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Antonio Espinos Interview in ATR

(ATR) “With all respect to the others,” Antonio Espinos tells Around the Rings, “if there is a combat sport in the Games, it should be karate.

In this wide-ranging Tuesday Talk conducted during SportAccord, the president of the World Karate Federation explains why.

Around the Rings: How valuable an opportunity has SportAccord been to showcase karate?

Antonio Espinos: Well, it’s very important for us to have visibility, to show so many decision makers and stakeholders of the Olympic Movement that karate is here. We made a big effort to do this stand, which we think pulls people together here.

It’s a unique opportunity to show what we’re doing, and the answer has been the launch of our campaign, which was developed very recently and includes leaflets, handouts, and everything has been very important because of our stand.

ATR: How did karate’s Demo Zone go?

AE: It was very successful. We have a big advantage. When we want to make a demonstration, we don’t have to bring people anywhere because there are always karate clubs. Everywhere you go, there is karate. So we used athletes from Quebec City.

Karate takes over the Demo Zone in Quebec City. (SportAccord)

ATR: What else is the WKF doing this week to advance your bid?

AE: Meetings. At the end, relationships with the people and trying to show that karate is working very hard toward becoming an Olympic sport. We feel that we are better prepared the third time, and this is more or less to get familiar with the decision-makers. Nothing special. We will have a program of communications and giving of information throughout 2012, and a decision will be taken by the IOC Executive Board in May 2013.

ATR: What about development work that karate is doing to enhance its visibility?

AE: We have implemented a new format at our world championships already in 2010, and we are for the world senior championships making our own TV production and commercially marketing our own TV signal. This has been working very well, and it’s been a big success. Now we’re doing it for the second time at our world championships this November in Paris.

And also, we have been implementing what we call the Premier League, which is 10 events per year.

Belgrade, Serbia hosted the 2010 World Karate Championships. (WKF)

ATR: The IOC is very concerned with the universality aspect of sports. You said karate is everywhere. How universal is your sport?

AE: If we have a strong point, this is the universality. We have 185 national federations in the world, and there is no doubt by anybody of how global karate is. This is our strong point.

ATR: How do you distinguish karate from the other combat sports already on the Olympic program? How do you convince IOC members they need another combat sport in the Games?

AE: If there have to be combat sports in the Olympic program, it would make no sense for karate – which is the most popular and global combat sport, with all respect to the others – if there is a combat sport in the Games, it should be karate.

More than 1,000 supporters have stopped by thekisontheway.com to back karate’s 2020 bid. (WKF)

We think there’s a place for everybody on the program.

At the same time, we don’t think the number of sports is the parameter that is defining the size of the Games. The size of the Games is defined more, in our opinion, by the number of athletes, by the number of gold medals that are distributed, not by the number of IFs. So we think there is a place for more than 28. Taking some measures on the size of the Games, in the end, if you say there is room for 35 sports instead of 28, it doesn’t mean the size of the Games is less manageable.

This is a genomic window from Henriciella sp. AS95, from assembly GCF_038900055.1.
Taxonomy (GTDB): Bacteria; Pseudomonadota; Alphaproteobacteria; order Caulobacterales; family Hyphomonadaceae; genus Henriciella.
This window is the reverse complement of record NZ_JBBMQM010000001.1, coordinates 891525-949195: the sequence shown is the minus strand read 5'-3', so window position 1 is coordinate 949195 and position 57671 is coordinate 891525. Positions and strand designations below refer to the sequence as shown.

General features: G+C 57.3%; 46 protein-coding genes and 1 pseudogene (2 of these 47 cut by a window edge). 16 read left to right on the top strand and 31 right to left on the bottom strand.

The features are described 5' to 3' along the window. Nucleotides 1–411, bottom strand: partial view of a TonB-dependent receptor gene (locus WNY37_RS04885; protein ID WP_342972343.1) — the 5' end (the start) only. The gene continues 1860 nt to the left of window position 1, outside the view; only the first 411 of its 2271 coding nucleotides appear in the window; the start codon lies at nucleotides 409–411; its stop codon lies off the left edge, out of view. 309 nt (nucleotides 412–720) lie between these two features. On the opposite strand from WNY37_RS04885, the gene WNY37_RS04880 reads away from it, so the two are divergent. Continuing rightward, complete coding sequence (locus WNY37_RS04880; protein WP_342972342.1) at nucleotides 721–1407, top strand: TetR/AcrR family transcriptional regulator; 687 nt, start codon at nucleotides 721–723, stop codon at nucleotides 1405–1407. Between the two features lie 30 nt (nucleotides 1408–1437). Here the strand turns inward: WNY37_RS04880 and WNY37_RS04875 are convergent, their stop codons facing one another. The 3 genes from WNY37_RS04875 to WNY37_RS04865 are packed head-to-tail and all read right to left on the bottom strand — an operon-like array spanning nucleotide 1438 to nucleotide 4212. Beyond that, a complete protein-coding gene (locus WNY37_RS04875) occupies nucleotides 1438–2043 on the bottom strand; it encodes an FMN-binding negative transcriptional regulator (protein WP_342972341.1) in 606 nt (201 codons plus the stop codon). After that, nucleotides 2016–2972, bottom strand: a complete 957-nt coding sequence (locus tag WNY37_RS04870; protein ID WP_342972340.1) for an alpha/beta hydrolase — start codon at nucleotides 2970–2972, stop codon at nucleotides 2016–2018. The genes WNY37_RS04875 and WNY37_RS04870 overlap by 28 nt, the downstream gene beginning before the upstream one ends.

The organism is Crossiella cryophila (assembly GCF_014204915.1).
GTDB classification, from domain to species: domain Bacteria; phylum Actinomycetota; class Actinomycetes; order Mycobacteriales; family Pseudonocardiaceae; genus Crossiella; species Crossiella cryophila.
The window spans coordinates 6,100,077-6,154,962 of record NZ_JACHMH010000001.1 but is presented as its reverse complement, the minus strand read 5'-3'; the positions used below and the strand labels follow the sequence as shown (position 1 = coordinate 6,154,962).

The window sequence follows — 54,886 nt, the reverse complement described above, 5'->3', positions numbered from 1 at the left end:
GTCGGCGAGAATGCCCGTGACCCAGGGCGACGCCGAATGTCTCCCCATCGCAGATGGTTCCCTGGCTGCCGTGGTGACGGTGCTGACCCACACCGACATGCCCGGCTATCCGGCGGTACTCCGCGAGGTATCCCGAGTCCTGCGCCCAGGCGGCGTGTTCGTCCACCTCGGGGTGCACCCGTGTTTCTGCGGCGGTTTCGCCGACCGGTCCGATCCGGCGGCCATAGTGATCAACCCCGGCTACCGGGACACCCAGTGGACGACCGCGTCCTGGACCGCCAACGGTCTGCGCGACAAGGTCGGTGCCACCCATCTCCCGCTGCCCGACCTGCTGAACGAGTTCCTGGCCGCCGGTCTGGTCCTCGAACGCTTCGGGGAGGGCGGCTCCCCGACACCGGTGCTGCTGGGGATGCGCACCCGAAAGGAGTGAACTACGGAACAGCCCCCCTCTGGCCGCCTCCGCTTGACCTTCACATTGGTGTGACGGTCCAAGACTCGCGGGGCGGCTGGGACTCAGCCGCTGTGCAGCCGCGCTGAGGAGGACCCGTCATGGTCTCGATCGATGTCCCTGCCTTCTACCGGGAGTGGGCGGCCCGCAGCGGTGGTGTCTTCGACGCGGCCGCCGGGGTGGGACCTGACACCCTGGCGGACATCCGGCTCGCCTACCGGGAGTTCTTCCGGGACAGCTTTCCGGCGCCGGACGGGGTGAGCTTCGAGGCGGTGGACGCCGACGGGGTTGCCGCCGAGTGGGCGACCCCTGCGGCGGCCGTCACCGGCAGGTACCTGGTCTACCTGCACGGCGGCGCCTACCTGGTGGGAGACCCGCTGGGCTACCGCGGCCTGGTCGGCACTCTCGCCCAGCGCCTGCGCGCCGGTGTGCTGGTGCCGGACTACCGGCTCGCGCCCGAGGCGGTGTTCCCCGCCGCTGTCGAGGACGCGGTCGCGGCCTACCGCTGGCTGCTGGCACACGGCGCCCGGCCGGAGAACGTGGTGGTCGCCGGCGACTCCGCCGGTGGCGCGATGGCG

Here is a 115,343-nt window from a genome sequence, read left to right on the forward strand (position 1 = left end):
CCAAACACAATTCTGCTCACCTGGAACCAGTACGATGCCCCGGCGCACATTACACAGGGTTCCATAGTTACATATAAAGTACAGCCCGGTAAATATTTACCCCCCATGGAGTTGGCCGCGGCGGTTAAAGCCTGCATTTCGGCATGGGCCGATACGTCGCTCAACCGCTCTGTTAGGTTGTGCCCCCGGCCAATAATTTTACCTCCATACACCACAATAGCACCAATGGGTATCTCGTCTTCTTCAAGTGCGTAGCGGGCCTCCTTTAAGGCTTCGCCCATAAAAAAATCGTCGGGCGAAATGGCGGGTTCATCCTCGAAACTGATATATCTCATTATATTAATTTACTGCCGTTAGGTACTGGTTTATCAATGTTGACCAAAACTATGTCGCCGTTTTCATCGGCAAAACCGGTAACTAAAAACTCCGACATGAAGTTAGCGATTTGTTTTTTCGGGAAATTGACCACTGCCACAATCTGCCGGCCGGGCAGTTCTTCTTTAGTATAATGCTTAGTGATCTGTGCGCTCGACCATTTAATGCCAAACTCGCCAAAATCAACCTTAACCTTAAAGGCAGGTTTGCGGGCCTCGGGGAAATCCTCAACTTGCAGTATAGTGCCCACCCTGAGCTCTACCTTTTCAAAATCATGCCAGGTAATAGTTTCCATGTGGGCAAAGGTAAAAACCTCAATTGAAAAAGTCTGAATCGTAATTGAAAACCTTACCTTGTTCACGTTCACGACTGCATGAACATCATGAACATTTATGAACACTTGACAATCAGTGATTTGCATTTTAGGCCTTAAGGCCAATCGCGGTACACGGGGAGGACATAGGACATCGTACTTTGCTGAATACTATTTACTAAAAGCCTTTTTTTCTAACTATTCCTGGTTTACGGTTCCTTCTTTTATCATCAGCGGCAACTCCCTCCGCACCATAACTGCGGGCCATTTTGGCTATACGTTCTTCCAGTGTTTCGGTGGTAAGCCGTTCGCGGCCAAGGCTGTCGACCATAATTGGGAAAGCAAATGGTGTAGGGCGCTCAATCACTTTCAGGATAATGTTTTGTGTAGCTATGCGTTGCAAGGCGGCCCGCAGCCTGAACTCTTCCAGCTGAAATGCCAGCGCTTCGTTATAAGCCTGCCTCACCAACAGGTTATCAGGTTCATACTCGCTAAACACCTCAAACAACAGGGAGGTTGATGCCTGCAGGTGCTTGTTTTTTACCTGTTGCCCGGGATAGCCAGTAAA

At the same time, it’s such a universal sport like karate and such a productive sport for youth like karate, it’s a big added value to the program with no cost and no complications because we are a program with 120 athletes, and we can use any venue that can be used by six or seven Olympic sports – handball, basketball, taekwondo, judo, any of these venues would be perfect for karate.

Where we’re standing today, the marginal cost of the introduction of such a popular sport is really very low.

ATR: Is karate in other multi-sport Games right now?

AE: It’s in all. We are in Mediterranean Games, Pan American Games, Asian Games, All-Africa Games and Asian-Pacific Games. All. The only Games that we’re missing, still, are the Olympic Games.

Karate at the Pan American Games. (Getty Images)

ATR: And how confident are you for next year’s vote?

AE: It’s difficult to say. We are very confident with ourselves and the way we feel that we have been working. And we have been doing what we need to be doing to be in the best position possible to be selected, but at the end we understand that there are eight candidates now, and there will be nine because the sport that will be going out will be added to the eight.

We have doing all possible to be in the best condition to have the optimal possibilities, but again there are nine and there is only one place, so even the second is the same as to be the last.

ATR: Anything else you wanted to tell me?

AE: In 2005 in Singapore, we almost achieved our objective, as you know. Then in 2009, we were very close again with the voting of the IOC EB. We fully appreciate that the IOC and the IOC members think we are a very good sport.

I was elected in 1998, I hope that 15 years after working toward Olympic karate, I will achieve this objective.

ATR: And if you don’t make it for 2020, will you keep bidding?

AE: Of course.

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